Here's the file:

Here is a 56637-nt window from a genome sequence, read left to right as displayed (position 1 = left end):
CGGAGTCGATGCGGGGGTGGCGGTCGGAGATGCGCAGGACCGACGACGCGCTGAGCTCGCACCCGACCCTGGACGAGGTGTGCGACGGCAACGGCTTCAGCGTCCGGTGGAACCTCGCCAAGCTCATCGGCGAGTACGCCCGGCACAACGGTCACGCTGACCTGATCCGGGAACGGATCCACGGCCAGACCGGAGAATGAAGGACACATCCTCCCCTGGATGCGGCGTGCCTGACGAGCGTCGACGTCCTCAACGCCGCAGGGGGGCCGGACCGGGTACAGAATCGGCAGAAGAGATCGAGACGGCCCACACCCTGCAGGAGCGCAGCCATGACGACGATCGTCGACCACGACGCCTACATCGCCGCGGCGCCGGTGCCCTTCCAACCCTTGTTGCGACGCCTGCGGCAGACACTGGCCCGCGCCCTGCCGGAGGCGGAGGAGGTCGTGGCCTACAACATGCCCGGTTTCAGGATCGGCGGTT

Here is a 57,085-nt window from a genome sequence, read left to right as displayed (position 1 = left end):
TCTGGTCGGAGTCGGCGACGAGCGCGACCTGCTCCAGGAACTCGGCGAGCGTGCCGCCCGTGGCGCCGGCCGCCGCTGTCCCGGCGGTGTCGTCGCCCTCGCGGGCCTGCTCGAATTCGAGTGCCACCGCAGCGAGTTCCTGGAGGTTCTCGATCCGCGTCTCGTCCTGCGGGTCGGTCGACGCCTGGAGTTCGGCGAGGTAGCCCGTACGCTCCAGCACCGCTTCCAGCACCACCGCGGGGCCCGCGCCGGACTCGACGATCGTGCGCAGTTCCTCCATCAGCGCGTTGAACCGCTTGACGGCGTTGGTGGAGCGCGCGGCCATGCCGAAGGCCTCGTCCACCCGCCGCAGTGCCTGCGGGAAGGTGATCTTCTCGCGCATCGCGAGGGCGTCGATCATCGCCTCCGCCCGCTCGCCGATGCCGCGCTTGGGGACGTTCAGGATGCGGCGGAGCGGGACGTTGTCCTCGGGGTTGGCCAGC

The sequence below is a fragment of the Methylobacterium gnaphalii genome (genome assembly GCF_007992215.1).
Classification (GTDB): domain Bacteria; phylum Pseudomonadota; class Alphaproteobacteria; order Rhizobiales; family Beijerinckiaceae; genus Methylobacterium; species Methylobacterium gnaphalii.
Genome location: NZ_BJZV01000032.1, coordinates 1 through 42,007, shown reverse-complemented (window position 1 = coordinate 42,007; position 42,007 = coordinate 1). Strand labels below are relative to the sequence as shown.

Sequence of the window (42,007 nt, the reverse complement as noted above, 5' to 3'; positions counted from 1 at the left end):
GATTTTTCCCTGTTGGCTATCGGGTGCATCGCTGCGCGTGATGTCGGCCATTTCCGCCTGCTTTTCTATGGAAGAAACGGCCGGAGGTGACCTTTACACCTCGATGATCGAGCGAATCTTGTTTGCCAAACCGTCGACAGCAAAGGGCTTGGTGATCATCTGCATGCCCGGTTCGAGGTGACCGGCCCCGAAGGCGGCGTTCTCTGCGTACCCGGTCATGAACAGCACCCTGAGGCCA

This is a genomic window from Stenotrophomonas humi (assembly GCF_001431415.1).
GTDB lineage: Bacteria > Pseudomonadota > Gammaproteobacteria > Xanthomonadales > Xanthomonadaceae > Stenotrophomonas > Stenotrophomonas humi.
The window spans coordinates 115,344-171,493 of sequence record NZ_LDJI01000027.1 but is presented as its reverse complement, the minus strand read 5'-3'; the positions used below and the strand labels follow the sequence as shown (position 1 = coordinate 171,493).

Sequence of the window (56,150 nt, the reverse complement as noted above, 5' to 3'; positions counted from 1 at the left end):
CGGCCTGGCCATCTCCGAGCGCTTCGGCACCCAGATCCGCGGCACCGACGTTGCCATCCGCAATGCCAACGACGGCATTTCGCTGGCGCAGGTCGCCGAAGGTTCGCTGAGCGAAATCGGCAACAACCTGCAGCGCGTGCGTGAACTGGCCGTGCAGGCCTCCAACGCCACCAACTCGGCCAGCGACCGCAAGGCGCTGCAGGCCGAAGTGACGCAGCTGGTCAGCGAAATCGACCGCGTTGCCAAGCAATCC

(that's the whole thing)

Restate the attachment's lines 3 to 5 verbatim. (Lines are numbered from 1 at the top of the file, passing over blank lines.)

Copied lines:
Here is a 57,085-nt window from a genome sequence, read left to right as displayed (position 1 = left end):
TCTGGTCGGAGTCGGCGACGAGCGCGACCTGCTCCAGGAACTCGGCGAGCGTGCCGCCCGTGGCGCCGGCCGCCGCTGTCCCGGCGGTGTCGTCGCCCTCGCGGGCCTGCTCGAATTCGAGTGCCACCGCAGCGAGTTCCTGGAGGTTCTCGATCCGCGTCTCGTCCTGCGGGTCGGTCGACGCCTGGAGTTCGGCGAGGTAGCCCGTACGCTCCAGCACCGCTTCCAGCACCACCGCGGGGCCCGCGCCGGACTCGACGATCGTGCGCAGTTCCTCCATCAGCGCGTTGAACCGCTTGACGGCGTTGGTGGAGCGCGCGGCCATGCCGAAGGCCTCGTCCACCCGCCGCAGTGCCTGCGGGAAGGTGATCTTCTCGCGCATCGCGAGGGCGTCGATCATCGCCTCCGCCCGCTCGCCGATGCCGCGCTTGGGGACGTTCAGGATGCGGCGGAGCGGGACGTTGTCCTCGGGGTTGGCCAGC

The sequence below is a fragment of the Methylobacterium gnaphalii genome (genome assembly GCF_007992215.1).